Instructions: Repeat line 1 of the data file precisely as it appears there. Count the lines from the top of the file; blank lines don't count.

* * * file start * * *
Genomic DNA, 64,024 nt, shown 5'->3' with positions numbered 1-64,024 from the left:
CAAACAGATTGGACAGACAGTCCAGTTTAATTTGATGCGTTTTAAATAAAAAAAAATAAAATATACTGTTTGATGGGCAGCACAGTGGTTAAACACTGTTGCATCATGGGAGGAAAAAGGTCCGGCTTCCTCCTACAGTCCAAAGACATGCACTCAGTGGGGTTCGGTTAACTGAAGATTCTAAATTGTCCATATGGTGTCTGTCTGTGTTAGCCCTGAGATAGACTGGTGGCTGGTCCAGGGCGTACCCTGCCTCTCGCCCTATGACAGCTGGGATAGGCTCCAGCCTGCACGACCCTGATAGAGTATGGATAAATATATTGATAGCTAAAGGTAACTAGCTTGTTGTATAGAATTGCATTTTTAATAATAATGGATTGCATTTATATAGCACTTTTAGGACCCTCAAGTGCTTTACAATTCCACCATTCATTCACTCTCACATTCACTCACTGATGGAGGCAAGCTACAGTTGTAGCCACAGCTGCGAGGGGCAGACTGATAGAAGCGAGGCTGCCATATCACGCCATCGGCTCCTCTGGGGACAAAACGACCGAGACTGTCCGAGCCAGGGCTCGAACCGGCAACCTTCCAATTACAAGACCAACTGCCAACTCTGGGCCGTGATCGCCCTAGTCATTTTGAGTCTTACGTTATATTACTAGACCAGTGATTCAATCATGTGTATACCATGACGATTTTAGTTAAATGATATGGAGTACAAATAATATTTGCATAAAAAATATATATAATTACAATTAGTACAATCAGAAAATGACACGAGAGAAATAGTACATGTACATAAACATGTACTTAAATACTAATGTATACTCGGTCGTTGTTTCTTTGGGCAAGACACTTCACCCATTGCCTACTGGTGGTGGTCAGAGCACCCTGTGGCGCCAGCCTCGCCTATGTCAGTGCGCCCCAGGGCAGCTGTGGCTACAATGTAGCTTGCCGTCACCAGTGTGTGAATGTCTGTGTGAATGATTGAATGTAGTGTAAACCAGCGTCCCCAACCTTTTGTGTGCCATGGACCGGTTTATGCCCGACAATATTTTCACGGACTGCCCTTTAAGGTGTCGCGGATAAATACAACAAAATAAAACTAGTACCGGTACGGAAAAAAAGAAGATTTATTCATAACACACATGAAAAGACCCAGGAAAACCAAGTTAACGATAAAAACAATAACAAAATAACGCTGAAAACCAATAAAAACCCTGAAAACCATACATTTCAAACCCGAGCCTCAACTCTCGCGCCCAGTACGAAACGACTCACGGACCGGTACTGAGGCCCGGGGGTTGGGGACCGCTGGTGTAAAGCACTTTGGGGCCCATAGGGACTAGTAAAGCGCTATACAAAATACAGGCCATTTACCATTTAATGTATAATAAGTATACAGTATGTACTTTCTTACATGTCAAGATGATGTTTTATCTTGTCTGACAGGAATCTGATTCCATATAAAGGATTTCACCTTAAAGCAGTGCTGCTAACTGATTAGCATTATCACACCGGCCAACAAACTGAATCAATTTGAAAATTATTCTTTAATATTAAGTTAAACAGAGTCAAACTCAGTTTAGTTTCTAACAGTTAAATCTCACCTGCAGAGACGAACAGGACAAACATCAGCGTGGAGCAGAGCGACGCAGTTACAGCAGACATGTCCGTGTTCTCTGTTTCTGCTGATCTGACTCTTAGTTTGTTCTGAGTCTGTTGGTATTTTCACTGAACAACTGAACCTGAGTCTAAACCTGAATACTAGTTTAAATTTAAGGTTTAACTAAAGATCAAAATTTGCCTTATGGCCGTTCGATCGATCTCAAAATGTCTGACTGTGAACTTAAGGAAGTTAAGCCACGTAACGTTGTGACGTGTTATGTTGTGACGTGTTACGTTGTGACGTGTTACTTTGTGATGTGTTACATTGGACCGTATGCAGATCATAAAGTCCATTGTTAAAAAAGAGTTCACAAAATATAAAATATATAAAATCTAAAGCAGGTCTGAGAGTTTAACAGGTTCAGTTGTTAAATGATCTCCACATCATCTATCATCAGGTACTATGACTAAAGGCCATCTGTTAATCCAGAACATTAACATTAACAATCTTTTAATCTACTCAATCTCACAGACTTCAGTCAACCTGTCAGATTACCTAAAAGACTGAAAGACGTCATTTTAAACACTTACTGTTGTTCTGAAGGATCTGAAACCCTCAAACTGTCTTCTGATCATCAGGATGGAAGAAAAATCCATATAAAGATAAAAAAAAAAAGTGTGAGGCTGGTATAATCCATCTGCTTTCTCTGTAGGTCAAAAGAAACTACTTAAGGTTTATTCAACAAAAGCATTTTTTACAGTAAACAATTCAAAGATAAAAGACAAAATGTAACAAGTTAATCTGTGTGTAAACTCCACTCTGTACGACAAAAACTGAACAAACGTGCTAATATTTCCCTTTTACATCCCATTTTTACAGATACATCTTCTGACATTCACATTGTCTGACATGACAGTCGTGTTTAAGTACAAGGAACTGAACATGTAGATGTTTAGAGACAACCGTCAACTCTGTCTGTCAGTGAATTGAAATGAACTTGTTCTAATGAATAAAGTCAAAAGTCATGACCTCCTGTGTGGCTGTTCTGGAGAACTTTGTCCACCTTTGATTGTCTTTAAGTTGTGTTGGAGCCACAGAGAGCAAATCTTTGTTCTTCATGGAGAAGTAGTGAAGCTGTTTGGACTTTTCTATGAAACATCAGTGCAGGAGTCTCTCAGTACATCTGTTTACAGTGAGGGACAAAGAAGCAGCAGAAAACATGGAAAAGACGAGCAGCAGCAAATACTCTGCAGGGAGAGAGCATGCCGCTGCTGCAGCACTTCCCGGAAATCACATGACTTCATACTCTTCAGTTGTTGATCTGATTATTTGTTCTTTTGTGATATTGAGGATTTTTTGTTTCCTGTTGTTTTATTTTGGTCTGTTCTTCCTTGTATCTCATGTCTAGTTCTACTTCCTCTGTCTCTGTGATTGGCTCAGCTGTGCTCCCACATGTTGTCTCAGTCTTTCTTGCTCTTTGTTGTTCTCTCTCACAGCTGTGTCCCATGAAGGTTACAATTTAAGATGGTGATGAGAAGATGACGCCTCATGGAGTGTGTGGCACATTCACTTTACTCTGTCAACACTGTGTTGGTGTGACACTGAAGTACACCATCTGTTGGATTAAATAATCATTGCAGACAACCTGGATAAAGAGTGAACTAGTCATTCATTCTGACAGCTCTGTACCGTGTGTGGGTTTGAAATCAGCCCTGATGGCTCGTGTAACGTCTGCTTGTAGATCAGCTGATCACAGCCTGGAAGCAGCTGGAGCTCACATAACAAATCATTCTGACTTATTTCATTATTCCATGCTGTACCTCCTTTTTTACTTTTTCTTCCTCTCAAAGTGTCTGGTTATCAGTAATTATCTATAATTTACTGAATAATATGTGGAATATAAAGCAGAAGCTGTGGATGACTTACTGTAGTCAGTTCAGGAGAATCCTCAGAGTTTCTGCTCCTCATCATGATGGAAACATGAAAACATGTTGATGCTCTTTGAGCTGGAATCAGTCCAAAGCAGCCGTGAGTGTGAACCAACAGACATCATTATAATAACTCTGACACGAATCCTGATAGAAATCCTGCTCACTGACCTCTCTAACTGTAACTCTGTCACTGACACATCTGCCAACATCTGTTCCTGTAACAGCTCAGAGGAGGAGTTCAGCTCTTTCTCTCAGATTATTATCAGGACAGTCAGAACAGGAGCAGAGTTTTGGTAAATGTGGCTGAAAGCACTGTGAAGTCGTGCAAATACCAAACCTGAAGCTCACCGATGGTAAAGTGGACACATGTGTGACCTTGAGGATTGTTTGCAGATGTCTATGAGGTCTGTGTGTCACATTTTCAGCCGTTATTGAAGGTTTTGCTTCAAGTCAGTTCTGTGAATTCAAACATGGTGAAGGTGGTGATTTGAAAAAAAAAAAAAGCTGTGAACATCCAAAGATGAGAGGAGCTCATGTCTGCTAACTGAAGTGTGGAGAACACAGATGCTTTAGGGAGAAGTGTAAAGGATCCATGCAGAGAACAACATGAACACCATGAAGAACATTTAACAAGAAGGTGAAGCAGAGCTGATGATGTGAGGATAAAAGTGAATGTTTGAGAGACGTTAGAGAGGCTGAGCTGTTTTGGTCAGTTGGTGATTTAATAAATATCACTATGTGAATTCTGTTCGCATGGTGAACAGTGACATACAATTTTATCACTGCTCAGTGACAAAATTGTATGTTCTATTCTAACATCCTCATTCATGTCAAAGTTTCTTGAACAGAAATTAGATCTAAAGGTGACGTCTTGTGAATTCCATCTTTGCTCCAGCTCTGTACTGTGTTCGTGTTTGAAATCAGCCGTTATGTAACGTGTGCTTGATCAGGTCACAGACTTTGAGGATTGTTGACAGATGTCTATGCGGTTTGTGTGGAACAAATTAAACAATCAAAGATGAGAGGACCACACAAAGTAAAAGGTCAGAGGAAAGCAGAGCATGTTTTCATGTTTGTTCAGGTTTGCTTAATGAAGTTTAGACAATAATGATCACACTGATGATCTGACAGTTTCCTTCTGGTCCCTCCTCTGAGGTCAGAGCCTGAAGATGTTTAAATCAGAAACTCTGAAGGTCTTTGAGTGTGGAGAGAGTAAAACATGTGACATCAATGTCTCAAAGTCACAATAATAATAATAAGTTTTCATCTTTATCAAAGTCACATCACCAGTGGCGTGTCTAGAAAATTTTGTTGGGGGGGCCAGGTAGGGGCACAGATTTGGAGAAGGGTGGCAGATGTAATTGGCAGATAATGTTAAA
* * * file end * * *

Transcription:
Genomic DNA, 64,024 nt, shown 5'->3' with positions numbered 1-64,024 from the left: